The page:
I love the fact that going vegan did not mean giving up baked goods. Recipes abound for muffins, cookies, cakes, and brownies, all free of animal products. However, many of these yummy treats contain a lot of fat. While I don't mind eating some richer foods when I'm away from home, when I do the cooking, I do not use any oil or margarine. (Except on really special occasions like Thanksgiving.)
My cooking is oil-free, but not fat-free. I get more than enough fat from nuts, seeds, avocados, and soybeans, in addition to the smaller amounts of fat found in nearly all whole plant foods. These foods contain fiber and nutrients that are stripped away in the process of extracting oil. You can read more about why I choose to avoid oil on Dr. John McDougall's site. If you question the wisdom of his advice - and questioning is a very good thing, I never would have become vegan without it - please contact him directly, or post to the forum of Jeff Novick, RD (or his Facebook page) as he also advises avoiding oil, and is very responsive to questions. They're both much better equipped to handle questions and criticism than I am; I have no credentials whatsoever in medicine, nutrition, or cooking, and am simply sharing what works for me.
So, back to oil-free baking! My life changed when we found out about silicone bakeware. This stuff is a miracle; nothing sticks to it, and you don't have to add a drop of oil. (Those "zero-calorie" cooking sprays are a big fat scam; see Jeff Novick's hilarious video on that subject.) We've replaced all of our so-called nonstick bakeware (which rarely was truly nonstick without adding oil) with silicone. We've ordered mostly online; at Amazon you can get muffin tins, cake pans, baking sheets, and more. (I kept two metal baking sheets for putting underneath the silicone ones in the oven.)
If you can't or don't want to buy silicone, lining pans and baking sheets with parchment paper also works pretty well. We used this method before finding out about silicone.
So with the need to grease the bakeware eliminated, the next step is to eliminate the oil and margarine from the recipe. I've found that for recipes calling for up to about 1/3 cup of fat, using an equal amount of applesauce, mashed banana, mashed sweet potato, or soy yogurt provides the appropriate texture. There are also various fat replacers on the market, such as Sunsweet Lighter Bake (which is listed in a number of recent McDougall recipes), but I've had trouble finding these in stores. ETA 10/8: Forgot to mention that canned or cooked and mashed pumpkin, and pureed prunes also work well.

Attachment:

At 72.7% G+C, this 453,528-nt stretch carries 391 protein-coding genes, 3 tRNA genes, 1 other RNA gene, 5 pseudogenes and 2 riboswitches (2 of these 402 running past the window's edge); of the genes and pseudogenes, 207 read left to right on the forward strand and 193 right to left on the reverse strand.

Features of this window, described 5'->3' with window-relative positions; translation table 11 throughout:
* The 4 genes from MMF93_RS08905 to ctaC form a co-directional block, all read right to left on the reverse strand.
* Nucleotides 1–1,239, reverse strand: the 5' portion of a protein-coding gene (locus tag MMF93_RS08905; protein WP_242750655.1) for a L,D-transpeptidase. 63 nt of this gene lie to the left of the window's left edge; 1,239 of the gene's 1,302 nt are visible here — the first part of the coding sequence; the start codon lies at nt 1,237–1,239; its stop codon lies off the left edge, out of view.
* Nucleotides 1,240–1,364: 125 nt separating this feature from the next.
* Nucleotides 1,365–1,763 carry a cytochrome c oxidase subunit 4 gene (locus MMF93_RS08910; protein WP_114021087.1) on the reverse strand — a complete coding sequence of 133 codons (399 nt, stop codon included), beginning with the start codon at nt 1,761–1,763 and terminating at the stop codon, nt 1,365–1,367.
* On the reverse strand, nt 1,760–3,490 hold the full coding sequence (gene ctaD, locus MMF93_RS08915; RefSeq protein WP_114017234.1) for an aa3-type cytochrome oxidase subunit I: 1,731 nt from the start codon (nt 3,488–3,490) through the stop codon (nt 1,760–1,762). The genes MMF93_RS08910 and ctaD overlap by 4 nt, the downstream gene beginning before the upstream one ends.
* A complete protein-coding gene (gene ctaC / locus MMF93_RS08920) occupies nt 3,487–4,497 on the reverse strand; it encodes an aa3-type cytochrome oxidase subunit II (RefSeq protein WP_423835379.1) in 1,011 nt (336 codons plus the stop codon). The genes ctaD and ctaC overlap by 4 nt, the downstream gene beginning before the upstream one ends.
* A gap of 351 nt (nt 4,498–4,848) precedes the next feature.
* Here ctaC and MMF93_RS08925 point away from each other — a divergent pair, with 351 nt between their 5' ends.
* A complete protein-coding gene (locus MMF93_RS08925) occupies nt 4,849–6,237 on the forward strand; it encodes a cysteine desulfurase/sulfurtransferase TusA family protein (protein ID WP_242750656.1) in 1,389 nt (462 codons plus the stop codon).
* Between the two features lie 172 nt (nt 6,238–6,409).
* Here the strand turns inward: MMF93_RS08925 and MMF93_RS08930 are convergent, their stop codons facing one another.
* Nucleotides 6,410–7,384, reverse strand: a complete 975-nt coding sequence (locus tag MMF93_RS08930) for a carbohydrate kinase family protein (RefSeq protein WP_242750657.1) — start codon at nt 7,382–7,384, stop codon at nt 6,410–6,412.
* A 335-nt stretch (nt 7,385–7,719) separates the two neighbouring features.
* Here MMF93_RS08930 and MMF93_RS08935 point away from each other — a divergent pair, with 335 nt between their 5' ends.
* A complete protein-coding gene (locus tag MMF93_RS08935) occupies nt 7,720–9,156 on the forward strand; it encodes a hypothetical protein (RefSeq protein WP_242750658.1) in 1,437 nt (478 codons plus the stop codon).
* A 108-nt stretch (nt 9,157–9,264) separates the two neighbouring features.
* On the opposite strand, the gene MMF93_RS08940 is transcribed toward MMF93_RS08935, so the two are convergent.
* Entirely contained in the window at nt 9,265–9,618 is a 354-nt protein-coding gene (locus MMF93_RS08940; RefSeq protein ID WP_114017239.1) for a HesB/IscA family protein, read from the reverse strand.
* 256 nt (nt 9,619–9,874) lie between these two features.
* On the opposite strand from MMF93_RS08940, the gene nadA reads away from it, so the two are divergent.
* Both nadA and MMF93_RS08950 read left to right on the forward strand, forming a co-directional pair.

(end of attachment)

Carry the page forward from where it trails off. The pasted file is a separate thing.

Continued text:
If a recipe calls for a lot of oil and/or margarine, I just move on to something else. Hundreds of oil-free recipes are available online for free, on the sites I mentioned in my VeganMoFo intro post: the McDougall Newsletter, Happy Herbivore, and Fat Free Vegan, with hundreds more available in the McDougall and Happy Herbivore books, amongst others. So there's no shortage of recipes to choose from!
The recipe pictured at the top of this post, lowfat vegan okara brownies, I found just yesterday when searching for recipes using the okara that is a byproduct of making my own soymilk. That recipe did call for two tablespoons of oil, which I replaced by increasing the amount of soy yogurt. The brownies came out absolutely delicious. They do include high-fat chocolate chips, which I try to use sparingly. I reduce fat content in chocolate recipes even further by using Wonderslim cocoa, which is the only "diet" product I buy on a regular basis, solely because I love chocolate so much. (I've found one store that carries it locally.)
Yay for oil-free vegan baking! I'll share recipes for muffins and other baked goods in future posts.